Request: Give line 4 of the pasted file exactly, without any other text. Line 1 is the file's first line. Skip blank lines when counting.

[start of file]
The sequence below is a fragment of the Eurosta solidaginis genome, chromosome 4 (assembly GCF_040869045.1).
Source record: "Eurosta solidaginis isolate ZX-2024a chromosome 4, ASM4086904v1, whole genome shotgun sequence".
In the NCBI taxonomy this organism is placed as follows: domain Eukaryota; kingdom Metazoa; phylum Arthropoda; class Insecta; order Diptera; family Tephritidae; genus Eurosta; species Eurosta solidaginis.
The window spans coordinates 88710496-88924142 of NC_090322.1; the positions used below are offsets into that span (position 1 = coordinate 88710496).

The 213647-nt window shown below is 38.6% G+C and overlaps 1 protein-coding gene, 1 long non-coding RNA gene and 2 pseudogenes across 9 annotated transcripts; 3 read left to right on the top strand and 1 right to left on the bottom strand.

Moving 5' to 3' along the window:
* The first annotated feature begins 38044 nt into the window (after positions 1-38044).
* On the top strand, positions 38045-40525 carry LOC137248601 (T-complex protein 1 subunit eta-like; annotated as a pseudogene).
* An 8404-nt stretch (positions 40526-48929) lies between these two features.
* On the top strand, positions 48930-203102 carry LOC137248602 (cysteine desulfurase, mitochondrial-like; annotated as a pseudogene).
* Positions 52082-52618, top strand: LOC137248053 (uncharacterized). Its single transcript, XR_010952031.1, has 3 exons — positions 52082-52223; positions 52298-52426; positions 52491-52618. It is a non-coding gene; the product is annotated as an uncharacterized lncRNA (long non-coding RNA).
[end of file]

The window spans coordinates 88710496-88924142 of NC_090322.1; the positions used below are offsets into that span (position 1 = coordinate 88710496).